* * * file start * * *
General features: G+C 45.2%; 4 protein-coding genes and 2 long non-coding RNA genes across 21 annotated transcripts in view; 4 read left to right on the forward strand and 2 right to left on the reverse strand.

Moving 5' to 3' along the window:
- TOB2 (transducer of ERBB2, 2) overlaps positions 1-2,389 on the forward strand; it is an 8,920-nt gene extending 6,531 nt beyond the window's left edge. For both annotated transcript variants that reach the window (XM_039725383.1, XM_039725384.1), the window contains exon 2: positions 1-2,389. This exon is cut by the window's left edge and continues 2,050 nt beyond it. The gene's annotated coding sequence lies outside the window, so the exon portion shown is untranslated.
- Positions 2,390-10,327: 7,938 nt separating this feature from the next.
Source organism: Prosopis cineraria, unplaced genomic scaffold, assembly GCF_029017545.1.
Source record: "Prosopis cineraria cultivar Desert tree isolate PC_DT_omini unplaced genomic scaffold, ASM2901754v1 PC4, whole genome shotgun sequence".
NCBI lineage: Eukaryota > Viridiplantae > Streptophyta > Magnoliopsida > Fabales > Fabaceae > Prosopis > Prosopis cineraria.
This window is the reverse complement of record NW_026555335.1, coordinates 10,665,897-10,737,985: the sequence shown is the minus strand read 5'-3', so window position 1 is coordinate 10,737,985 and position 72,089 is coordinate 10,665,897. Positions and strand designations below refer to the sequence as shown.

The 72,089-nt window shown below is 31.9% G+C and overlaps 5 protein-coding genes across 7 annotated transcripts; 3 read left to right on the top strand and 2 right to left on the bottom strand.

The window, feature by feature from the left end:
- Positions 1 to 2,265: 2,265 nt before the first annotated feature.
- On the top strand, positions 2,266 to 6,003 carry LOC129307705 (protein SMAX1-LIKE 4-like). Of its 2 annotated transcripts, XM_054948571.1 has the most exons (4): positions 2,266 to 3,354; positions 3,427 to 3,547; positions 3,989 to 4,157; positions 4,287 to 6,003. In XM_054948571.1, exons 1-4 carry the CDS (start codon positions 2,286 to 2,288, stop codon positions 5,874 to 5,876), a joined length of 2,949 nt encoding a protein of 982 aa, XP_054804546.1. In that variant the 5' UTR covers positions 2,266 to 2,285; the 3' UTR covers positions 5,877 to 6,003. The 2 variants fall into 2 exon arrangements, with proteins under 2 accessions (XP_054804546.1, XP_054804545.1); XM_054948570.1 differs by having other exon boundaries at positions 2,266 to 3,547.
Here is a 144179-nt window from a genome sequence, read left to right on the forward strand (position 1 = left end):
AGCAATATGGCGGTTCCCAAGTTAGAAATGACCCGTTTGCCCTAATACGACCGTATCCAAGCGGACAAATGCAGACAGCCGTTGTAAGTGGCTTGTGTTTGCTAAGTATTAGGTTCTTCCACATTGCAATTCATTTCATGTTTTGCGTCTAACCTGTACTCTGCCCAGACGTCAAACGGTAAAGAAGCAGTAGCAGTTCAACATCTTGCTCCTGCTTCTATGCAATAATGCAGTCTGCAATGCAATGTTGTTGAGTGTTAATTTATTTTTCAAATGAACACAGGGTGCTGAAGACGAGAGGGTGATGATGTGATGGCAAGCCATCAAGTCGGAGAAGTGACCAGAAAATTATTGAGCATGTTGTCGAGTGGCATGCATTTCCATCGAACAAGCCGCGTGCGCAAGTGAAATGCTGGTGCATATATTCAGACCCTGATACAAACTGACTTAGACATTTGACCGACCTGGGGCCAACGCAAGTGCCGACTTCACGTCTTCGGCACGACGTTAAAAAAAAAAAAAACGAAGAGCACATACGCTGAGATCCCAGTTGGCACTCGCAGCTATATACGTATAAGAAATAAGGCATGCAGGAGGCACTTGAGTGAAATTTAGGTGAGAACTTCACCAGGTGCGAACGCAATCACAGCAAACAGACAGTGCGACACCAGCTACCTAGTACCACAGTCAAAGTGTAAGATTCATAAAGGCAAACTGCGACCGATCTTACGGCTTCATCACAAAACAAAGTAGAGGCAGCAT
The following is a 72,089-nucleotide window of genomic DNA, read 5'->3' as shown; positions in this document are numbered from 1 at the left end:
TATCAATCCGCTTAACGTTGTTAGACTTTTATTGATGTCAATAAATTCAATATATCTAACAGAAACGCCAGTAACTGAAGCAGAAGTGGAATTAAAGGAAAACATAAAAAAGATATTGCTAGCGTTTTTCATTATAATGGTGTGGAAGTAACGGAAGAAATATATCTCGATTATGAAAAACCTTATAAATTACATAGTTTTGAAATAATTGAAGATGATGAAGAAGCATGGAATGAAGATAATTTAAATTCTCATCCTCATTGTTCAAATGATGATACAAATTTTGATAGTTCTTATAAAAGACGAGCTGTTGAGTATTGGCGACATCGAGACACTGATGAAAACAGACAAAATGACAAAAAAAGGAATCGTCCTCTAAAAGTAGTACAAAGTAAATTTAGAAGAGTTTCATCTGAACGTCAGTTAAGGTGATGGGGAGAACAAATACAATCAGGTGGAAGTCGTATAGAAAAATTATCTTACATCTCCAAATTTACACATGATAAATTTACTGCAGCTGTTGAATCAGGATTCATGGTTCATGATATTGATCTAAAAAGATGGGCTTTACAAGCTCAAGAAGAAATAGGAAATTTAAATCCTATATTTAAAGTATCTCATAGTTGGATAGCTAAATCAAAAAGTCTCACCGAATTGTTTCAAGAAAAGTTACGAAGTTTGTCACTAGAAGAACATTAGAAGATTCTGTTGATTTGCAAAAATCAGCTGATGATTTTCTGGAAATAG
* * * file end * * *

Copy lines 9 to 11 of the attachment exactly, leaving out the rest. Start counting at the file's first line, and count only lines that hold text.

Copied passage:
The 72,089-nt window shown below is 31.9% G+C and overlaps 5 protein-coding genes across 7 annotated transcripts; 3 read left to right on the top strand and 2 right to left on the bottom strand.

The window, feature by feature from the left end:
- Positions 1 to 2,265: 2,265 nt before the first annotated feature.